ECMPS assessing physical fitness

Published 4:45 am Wednesday, November 21, 2012

Coach Barry Larkin oversees physical education classes at ECMPS in preparation for the physical fitness test.

Escambia County Middle School students are testing their fitness in a variety of activities — from pushups to curl-ups — to see if they measure up to the new Alabama Physical Fitness Assessment.

Coaches Vangela Franklin, Barry Larkin and Susan Fountain have been leading their physical education classes in the required exercises, which are broken down into four different categories: aerobic cardiovascular endurance, muscular strength and endurance, abdominal strength and endurance, and flexibility.

Students are expected to meet a certain standards for the exercises.

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“The amount is different for boys and girls,” Larkin said.

He cited the historical precedent for the test having different gender standards where boys as a whole have performed better in the push-ups exercises, while girls as a whole have performed better in flexibility exercises.

With the new test, instructions are given by an accompanying CD-ROM, which allows instructors more time to focus on helping their students improve.

Students at ECMPS have so far worked on the partial curl-up, 90 degree push-ups, the V sit and reach, and the PACER running test.

“You see some of them excel in certain areas,” coach Susan Fountain said. “I think a lot more kids have achieved success on the new test. This one makes it where it’s more achievable. It’s still kind of like the old test where you push yourself to reach certain levels. Nothing’s perfect. The old test wasn’t perfect and this one isn’t perfect. It’s just a little more achievable.”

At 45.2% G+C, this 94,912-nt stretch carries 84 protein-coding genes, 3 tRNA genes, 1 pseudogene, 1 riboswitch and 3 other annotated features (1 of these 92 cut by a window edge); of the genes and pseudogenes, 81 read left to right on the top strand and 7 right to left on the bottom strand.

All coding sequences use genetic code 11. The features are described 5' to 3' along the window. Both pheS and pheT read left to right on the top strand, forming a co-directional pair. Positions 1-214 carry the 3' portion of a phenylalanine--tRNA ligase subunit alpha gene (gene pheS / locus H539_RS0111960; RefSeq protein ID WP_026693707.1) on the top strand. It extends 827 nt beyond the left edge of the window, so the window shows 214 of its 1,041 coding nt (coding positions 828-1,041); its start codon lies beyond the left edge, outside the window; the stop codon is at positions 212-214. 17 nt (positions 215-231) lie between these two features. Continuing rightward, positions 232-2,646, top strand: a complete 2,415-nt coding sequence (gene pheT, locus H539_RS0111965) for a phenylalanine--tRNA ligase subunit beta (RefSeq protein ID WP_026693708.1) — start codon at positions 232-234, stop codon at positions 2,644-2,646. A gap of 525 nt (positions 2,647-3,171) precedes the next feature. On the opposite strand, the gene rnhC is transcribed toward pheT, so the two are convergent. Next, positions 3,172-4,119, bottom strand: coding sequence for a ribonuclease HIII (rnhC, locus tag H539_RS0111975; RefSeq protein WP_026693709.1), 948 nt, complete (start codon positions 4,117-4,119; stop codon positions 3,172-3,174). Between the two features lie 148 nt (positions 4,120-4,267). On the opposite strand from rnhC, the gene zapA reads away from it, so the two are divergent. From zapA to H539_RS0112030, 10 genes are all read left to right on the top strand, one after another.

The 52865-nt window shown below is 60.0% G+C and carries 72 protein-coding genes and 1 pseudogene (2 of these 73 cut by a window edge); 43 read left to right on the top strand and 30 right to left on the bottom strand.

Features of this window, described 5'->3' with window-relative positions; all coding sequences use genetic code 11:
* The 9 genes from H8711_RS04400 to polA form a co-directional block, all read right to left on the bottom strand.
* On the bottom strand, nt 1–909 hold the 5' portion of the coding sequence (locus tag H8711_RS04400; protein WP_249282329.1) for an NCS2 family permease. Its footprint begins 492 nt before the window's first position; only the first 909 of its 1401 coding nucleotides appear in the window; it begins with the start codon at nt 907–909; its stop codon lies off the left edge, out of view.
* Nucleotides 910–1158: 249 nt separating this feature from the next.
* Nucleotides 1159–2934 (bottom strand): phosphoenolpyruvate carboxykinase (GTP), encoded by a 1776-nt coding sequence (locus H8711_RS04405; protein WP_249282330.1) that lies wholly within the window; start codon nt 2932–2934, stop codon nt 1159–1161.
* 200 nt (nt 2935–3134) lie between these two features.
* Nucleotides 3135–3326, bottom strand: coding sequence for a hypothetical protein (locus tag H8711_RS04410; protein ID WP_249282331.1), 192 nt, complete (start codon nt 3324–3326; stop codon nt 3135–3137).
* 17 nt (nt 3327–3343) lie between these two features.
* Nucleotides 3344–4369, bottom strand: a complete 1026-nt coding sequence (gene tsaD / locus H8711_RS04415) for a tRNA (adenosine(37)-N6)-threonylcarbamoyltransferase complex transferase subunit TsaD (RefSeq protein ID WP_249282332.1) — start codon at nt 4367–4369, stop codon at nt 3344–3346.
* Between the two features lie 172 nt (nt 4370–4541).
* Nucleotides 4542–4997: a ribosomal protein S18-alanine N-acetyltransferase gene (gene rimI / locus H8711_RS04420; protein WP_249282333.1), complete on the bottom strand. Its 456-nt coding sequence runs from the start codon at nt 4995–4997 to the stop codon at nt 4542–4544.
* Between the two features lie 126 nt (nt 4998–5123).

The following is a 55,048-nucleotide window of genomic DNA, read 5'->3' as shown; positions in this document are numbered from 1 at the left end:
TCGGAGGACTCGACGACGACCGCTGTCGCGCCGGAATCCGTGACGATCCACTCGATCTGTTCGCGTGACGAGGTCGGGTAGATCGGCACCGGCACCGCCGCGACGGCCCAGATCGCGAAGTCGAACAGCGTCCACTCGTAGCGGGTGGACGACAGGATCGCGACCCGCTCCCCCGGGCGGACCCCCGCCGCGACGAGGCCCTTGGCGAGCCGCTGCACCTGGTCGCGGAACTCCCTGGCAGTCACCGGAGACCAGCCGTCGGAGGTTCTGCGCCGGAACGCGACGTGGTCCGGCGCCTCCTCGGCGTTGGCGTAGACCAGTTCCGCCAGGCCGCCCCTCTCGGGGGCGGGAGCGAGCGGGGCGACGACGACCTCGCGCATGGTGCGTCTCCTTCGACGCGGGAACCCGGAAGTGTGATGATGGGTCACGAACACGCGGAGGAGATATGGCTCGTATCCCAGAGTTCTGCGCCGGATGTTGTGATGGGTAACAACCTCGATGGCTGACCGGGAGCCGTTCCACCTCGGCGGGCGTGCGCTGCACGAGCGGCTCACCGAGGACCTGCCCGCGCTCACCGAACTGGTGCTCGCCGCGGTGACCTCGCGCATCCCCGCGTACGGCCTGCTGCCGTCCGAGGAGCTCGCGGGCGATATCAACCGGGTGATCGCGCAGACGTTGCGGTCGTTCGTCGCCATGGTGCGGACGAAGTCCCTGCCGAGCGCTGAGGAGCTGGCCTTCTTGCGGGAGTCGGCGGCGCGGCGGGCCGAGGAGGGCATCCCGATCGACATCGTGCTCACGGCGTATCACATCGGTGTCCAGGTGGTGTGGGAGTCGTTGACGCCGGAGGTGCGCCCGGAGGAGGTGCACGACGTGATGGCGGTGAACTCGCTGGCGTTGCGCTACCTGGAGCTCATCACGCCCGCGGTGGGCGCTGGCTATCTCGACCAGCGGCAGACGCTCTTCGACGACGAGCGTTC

The goal of the new Alabama Physical Fitness Assessment is to get more kids in shape because data collected by the CDC suggested Alabama youth are not doing a good job of staying in shape.

The test is somewhat time-consuming, too.

“In order to get all the kids tested, it takes a good three weeks,” Fountain said.

Fountain said she prefers the Alabama Physical Fitness Assessment over the old President’s Challenge.

“I personally like the new test better and the kids are real receptive to it,” Fountain said. “I like the new test. It kind of puts you in three categories: whether you need improvement, reach a certain level, or whether you reach a high fitness level.”

Students are given certificates in conjunction with the test. If they participate in all four categories, they are given the Principal’s Physical Fitness Award. The Superintendent’s Physical Fitness Award goes to students who test “healthy fitness” in the four categories. The Governor’s Physical Fitness Award is given only to those who achieve the high fitness marking on all four categories.